“All of that credit goes to the guys in the locker room.” — North Dakota head coach Dave Hakstol.
Despite racking up seven national championships and 16 Frozen Fours under legendary coaches such as Gino Gasparini and Dean Blais, UND had never put together more than two straight appearances in the national semifinals.
On Sunday, that changed courtesy of a wraparound goal off the stick of winger Chris Porter. North Dakota’s 3-2 overtime win against Minnesota in the NCAA West Regional final sent the Fighting Sioux to St. Louis, their third straight visit to the Frozen Four in Hakstol’s three years behind the bench.
Now Hakstol has his team in new territory, though you won’t catch him taking much of the credit for it. Discussing UND’s continued success Sunday evening, Hakstol ran off a litany of Fighting Sioux staff and supporters before returning to the players, without mentioning himself.
“I think that speaks to the history and tradition of this program,” Hakstol said. “The real secret is the guys in the locker room. They’re the ones who go out and play.”
Ryan Duncan, the WCHA Player of the Year, was a bit more voluble when discussing the UND coaching staff.
“You have to give a lot of credit to our coaches for helping us develop throughout the year and getting us ready at the right point, and helping us peak at the right point,” he said.
“That’s a bunch of guys who are playing for the crest on their jerseys, and that’s what it takes this time of year,” added Hakstol.
Fortunately for the Fighting Sioux, this time of year is when they seem to hit their peak. In the 2006-07 season, UND has gone 15-2-4 since Jan. 6, a pattern that has been consistent under Hakstol.
The Fighting Sioux went 9-2-0 in their last 11 games heading into the 2005 NCAA tournament, and had lost just one of their last nine games when the 2006 national tourney began.
This year might have been the most challenging, as the Fighting Sioux battled injuries en route to a sub-.500 first half. After winning three straight to start the season, UND went 5-10-1 starting in mid-October, including four straight losses to Wisconsin and Michigan Tech to end the pre-Christmas portion of their schedule.
“We had a rough first half, but we battled through adversity and it’s helping us now,” Duncan said.
A championship at the Ledyard Bank holiday tournament kick-started North Dakota’s run to the NCAAs, and one player who has been emblematic of the Sioux’s second-half surge is goaltender Philippe Lamoureux.
Entering the holiday break, the junior was a disappointing 4-8-0 with a sub-.900 save percentage, mirroring UND’s struggles. Since then, he’s been sterling, having started 24 straight games and losing just three of those.
Then came Saturday night’s game against Michigan, a pond-hockey exhibition whose scoresheet looked more like an NHL All-Star Game than an NCAA regional. A combined 12 goals were scored in the first 30 minutes of that game, with Lamoureux giving up five.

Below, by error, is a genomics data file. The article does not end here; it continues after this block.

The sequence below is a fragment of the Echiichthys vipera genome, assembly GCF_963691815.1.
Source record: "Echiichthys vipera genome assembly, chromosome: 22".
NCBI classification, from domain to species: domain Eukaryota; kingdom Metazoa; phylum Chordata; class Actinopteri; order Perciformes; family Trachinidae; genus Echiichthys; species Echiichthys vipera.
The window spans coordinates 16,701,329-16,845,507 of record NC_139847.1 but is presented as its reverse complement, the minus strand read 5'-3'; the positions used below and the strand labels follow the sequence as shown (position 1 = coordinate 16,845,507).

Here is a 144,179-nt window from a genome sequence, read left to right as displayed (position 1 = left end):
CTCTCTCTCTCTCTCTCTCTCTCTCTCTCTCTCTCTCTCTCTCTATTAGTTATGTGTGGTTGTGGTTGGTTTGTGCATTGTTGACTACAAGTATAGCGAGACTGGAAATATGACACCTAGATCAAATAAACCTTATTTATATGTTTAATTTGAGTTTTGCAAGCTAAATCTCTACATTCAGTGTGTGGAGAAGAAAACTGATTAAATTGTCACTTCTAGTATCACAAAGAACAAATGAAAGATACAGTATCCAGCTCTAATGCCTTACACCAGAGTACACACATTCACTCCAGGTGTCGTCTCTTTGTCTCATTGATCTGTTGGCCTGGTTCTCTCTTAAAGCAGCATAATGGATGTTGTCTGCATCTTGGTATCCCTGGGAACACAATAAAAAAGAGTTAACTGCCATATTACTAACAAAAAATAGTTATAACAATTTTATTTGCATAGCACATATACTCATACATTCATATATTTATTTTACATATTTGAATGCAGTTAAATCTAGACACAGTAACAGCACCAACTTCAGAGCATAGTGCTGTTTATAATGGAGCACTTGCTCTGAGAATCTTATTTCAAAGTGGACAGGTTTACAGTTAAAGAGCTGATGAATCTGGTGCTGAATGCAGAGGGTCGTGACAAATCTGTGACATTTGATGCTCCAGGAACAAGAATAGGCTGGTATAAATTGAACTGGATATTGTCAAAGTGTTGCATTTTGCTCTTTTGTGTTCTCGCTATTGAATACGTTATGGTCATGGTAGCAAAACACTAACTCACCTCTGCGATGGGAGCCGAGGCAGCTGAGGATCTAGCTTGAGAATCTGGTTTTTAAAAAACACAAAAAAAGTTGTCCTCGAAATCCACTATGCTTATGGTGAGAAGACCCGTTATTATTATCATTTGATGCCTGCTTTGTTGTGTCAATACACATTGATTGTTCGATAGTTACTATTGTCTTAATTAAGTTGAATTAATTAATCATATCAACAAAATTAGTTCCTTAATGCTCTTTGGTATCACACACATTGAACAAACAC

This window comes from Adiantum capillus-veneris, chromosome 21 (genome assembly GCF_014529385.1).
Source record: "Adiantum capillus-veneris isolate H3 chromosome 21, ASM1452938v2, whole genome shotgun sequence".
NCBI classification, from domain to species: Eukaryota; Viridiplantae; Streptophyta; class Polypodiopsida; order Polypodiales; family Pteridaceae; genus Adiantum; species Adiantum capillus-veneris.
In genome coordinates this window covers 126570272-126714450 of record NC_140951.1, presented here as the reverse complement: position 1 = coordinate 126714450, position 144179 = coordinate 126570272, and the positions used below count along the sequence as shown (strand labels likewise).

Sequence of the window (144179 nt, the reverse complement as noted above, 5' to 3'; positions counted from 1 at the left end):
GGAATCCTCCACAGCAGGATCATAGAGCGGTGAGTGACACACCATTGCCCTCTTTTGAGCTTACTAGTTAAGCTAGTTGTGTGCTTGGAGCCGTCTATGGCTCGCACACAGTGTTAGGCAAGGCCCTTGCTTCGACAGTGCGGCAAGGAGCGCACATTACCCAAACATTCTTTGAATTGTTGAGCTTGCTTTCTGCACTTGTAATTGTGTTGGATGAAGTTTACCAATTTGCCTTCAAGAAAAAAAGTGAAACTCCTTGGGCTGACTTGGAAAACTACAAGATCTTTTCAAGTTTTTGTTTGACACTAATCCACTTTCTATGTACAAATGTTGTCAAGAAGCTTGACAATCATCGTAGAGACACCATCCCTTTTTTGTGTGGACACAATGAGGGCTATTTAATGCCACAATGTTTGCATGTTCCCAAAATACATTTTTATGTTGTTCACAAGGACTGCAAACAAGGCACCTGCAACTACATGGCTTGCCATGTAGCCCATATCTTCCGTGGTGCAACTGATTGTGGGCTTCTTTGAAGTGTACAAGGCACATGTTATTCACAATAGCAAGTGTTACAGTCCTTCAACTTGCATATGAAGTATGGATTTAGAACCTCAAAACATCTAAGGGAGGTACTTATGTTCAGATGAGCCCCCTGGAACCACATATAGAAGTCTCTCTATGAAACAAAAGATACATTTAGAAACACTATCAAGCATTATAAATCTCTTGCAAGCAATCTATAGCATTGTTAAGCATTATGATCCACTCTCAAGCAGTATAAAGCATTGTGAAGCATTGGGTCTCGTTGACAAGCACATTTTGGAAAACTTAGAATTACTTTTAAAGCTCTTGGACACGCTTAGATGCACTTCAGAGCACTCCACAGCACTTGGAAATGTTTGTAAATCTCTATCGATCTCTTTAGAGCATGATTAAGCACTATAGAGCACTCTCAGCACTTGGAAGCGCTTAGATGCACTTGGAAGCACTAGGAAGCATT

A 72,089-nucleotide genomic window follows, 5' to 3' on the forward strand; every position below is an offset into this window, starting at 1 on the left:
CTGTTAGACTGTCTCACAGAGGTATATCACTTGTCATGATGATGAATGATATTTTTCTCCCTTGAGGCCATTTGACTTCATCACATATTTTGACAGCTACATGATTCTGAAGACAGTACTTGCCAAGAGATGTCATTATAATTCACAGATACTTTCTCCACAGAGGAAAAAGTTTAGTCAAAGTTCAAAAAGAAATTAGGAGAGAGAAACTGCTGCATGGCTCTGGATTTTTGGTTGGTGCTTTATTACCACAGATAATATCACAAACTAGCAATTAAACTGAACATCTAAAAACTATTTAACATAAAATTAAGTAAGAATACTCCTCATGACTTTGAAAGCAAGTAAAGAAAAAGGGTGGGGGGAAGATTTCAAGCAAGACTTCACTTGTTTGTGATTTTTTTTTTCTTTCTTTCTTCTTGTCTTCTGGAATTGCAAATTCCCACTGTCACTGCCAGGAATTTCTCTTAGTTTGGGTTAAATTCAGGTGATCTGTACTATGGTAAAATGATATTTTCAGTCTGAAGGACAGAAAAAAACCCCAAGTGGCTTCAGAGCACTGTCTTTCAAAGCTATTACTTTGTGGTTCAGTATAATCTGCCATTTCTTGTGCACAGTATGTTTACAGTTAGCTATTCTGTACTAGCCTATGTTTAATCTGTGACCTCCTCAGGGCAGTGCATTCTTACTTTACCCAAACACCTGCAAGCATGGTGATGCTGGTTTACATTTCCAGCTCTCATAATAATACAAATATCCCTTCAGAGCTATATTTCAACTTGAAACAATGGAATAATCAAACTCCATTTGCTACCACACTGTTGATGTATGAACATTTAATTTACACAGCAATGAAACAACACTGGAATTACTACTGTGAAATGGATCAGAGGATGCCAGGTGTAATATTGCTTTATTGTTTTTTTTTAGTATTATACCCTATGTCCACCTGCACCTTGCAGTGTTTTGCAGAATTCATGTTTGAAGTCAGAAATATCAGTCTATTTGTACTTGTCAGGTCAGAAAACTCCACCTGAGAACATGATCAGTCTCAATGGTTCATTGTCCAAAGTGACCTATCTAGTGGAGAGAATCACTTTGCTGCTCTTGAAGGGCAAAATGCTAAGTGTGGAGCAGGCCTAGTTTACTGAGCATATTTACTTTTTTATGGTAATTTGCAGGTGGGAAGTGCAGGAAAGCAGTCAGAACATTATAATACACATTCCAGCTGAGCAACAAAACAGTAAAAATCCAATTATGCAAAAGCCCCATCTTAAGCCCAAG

The Sioux rallied from an early deficit to win that game 8-5 and advance, but some goaltenders would have been rattled regardless. Not the apparently-unflappable junior from Grand Forks, N.D.
“The first part of the game yesterday, I couldn’t stop a beach ball,” quipped Lamoureux. “But it’s not about me and my personal success; it’s about the guys in the locker room … and I’m not about to quit on those guys.”
Fast-forward one day, and Lamoureux was plenty solid, stopping 27 Minnesota shots to give his team a chance, as Hakstol put it.
Just over a week ago, Minnesota edged North Dakota 3-2 in overtime in the WCHA championship game, and Sunday’s action was eerily evocative of that game in every way but the outcome.
Same teams, same score, different endings.
And with Sunday’s win, Hakstol is continuing the trajectory of his notable predecessors, after inheriting a North Dakota program that had played in seven NCAA tournament in Blais’ last eight years behind the bench, winning two national titles (1997, 2000) in the process. Likewise, Gasparini took the Fighting Sioux to three NCAA titles in a span of eight years.
Will this year’s version of the Fighting Sioux give Hakstol his first NCAA title and UND its eighth? Minnesota head coach Don Lucia, for one, wouldn’t be surprised.
“North Dakota’s a very good hockey team,” he said. “They’re going to be a dangerous team in the Frozen Four.”
Meanwhile, although UND gets another shot at revenge in a rematch of last year’s national semifinal with Boston College, for now the Fighting Sioux are focused inward.
“We came here with one goal in mind, and that was to get back to Grand Forks with the opportunity to prepare for St. Louis,” said Hakstol. “That’s where we’re at.”